Heartbreaking Bravery

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Tag: Sleater-Kinney

Living Body – Choose (Stream)

living body

Over the past few days streams from Stef Chura, Slothrust, Cheap Girls, Ex-Girlfriends, Loamlands, Del Caesar, Yuppies Indeed, Miniature Tigers, The Molochs, Louise Lemon, Dooms Virginia, Big K.R.I.T., Slow Bullet, Field Trip, Julia Holter, and a newly remastered presentation of Clem Snide’s “Parable” all surfaced, serving as strong statements for the artists. There were notable music videos that arrived via Minihorse, Shirley Collins, Mums, Nassau, and Kamikaze Girls. Full streams rounded out the new releases and included memorable titles from the likes of Kevin Devine, Hurry, Uni Ika Ai,  Just, The Dazies, Forest Veil, Personal Space, Jackson Reed, and Earwig. While all of those, as always, are worth exploring, this post’s feature was secured by Living Body’s enchanting “Choose”.

Living Body, a new band that consists of members of Juffage, Sky Larkin, and Vessels (among others), are only a few songs into their career. Yet “Choose”, their most recent single, sounds like the work of a band that’s already released a handful of critically acclaimed records. Incredibly self-assured, remarkably confident, and spellbinding beyond reason, “Choose” is an immediately unforgettable slow-burn of a number. Gorgeous horn charts, a sneakily effective vocal melody, and a genuine sense of identity elevate “Choose” to a level of transcendence that’s incredibly uncommon for new bands to achieve.

Structure and personality in music can carry a band some distance but Living Body separate themselves from many of their peers with direct, emotionally resonant lyricism. “Choose” is the sound of a hard-learned lesson that finds bandleader Jeff T. Smith quietly repeating the mantra “get out while you can” in the song’s painfully beautiful chorus, injecting it with an air of resignation and regret. There’s a lightness to the proceedings but it’s one that’s grounded in a harshly honest reality, evoking the best works of acts like Belle & Sebastian without ever sounding like a carbon copy.

Living Body have a very distinct identity and the extent of their grasp on that aspect of their music is astonishing. There’s a deliberate nature to “Choose” that never betrays the song’s warm nuance or its ability to breathe comfortably on its own. Make no mistake, though, from the contained euphoria of the intro through to the muted, gentle close, “Choose” is consistently breathtaking. One of 2016’s loveliest moments and most promising new bands all wrapped into one irresistible package.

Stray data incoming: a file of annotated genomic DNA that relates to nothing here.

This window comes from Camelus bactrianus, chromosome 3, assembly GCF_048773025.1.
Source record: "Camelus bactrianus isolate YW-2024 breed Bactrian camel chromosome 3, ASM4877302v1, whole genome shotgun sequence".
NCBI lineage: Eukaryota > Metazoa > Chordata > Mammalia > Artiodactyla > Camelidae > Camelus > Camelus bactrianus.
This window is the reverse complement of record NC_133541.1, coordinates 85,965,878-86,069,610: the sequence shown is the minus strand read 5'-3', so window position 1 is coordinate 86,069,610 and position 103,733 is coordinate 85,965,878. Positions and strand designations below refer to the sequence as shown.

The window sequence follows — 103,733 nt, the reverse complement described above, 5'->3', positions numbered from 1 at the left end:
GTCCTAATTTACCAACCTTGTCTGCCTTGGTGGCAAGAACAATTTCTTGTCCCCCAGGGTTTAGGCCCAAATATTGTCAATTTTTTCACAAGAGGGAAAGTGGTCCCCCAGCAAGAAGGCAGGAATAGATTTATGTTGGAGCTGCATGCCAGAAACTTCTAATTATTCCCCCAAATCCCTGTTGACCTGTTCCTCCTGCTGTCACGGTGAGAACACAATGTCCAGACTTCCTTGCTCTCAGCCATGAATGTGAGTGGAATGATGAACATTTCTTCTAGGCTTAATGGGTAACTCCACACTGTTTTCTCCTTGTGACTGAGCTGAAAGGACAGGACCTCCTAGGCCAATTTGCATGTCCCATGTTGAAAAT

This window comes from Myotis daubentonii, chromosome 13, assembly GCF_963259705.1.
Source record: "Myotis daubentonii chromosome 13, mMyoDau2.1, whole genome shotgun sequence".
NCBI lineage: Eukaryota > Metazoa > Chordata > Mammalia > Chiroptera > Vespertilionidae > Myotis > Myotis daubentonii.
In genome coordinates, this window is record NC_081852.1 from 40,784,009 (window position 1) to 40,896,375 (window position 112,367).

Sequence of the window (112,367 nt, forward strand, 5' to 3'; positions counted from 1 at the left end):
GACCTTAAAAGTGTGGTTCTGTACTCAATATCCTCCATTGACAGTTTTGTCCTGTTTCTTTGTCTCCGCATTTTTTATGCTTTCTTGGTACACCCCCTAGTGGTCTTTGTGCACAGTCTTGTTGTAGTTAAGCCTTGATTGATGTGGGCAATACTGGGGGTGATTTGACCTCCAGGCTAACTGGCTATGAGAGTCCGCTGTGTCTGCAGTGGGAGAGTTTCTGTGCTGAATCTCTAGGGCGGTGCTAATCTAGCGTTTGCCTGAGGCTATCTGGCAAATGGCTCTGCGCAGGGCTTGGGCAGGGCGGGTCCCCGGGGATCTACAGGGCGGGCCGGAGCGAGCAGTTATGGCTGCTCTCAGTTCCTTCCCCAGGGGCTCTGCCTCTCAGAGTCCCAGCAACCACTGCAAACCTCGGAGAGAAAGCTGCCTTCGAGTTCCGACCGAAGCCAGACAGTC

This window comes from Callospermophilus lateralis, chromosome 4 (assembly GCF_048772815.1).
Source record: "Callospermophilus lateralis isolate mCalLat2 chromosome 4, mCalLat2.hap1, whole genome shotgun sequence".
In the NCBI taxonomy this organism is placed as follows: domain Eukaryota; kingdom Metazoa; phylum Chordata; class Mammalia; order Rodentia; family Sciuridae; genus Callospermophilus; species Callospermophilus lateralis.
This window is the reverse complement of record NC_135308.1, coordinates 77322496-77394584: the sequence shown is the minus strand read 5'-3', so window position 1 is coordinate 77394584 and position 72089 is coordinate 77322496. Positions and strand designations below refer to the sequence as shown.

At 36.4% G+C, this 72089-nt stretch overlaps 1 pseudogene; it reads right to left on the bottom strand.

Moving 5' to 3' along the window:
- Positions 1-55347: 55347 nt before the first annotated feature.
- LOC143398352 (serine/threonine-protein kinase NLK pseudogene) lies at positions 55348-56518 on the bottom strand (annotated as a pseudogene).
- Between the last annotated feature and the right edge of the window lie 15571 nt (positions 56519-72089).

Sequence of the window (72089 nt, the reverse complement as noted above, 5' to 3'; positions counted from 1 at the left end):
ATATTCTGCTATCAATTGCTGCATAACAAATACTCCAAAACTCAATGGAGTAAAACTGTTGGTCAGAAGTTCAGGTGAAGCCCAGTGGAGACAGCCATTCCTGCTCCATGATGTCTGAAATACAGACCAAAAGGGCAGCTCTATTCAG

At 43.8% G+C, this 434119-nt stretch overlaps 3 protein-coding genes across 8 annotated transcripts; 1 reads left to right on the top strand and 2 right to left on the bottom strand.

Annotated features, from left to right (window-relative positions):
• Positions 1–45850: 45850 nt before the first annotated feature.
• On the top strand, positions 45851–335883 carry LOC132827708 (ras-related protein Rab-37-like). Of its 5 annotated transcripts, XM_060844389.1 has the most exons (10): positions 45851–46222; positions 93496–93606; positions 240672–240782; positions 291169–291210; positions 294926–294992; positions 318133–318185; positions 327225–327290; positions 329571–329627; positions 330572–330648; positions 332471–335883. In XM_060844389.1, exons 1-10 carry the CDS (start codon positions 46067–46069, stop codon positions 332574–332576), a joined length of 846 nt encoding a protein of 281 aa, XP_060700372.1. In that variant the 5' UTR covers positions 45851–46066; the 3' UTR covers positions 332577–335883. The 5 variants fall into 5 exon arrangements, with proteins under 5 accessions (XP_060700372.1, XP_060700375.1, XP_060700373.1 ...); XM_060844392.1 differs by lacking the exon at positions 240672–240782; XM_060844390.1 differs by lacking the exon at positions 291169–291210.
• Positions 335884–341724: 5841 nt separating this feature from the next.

Listen to “Choose” below and pre-order Body Is Working here.

Watch This: The Best of 2016’s First Quarter, Vol. IV

[EDITOR’S NOTE: Each of the seven volumes that comprise this Watch This package contain 25 clips apiece. Due to the sheer volume of live videos that have come out during January, February, and March all of the packages will have the same introductory paragraph. Regular Watch This segments will resume on Sunday.]

It’s been a tremendous first quarter for live videos. While Watch This, Heartbreaking Bravery’s weekly series celebrating the very best of the live video format, hasn’t been in operation for roughly three full months, the information required to keep this thing humming (i.e., checking through hundreds of subscriptions and sources for outstanding new material) has been collected at regular intervals. If they were full sessions, single song performances, studio-shot, DIY captures, transcendent songs, or transcendent visual presentations, they were compiled into a massive list. 175 videos wound up making extraordinarily strong impressions, those videos will all be presented here, in the Watch This: The Best of 2016’s First Quarter extended package, one 25-clip presentation at a time. 

Watch the fourth collection of those videos below.

1. Saintseneca (KJHK)
2. American Wrestlers (Audiotree)
3. Try the Pie – Thomas
4. The So So Glos – A.D.D. Life (Little Elephant)
5. Courtney Barnett – Dead Fox (Austin City Limits)
6. Pop & Obachan – Elora’s (This Has Got To Stop)
7. Mothers – Mother and Wife (Paste)
8. The Nudes – Pretty (Ithaca Underground)
9. Sleater-Kinney – Fangless (Austin City Limits)
10. Three Man Cannon – Patiently (Little Elephant)
11. Lever – Nickels & Dimes (DZ Records)
12. Thao & The Get Down Stay Down – Nobody Dies (The Current)
13. Julien Baker – Sprained Ankle (Paste)
14. Torres – The Harshest Light (Audiotree)
15. Menacerno – Johnny Cas’ (DZ Records)
16. Kamasi Washington – Fair As Equal (Paste)
17. Human Music – Sending Messages (Exclaim!)
18. Hellrazor (BreakThruRadio)
19. Palehound – Holiest (Public Radio /\ Sessions)
20. The Thermals – My Heart Went Cold (Jam in the Van)
21. Soul Low – Frenemies (Little Elephant)
22. PWR BTTM – Dairy Queen (WFUV)
23. Ancient Whales – To Be (Public Radio /\ Sessions)
24. Des Ark – French Fries Are Magical (Do512)
25. Frigs – Trashyard

Watch This: The Best of 2016’s First Quarter, Vol. III

[EDITOR’S NOTE: Each of the seven volumes that comprise this Watch This package contain 25 clips apiece. Due to the sheer volume of live videos that have come out during January, February, and March all of the packages will have the same introductory paragraph. Regular Watch This segments will resume on Sunday.]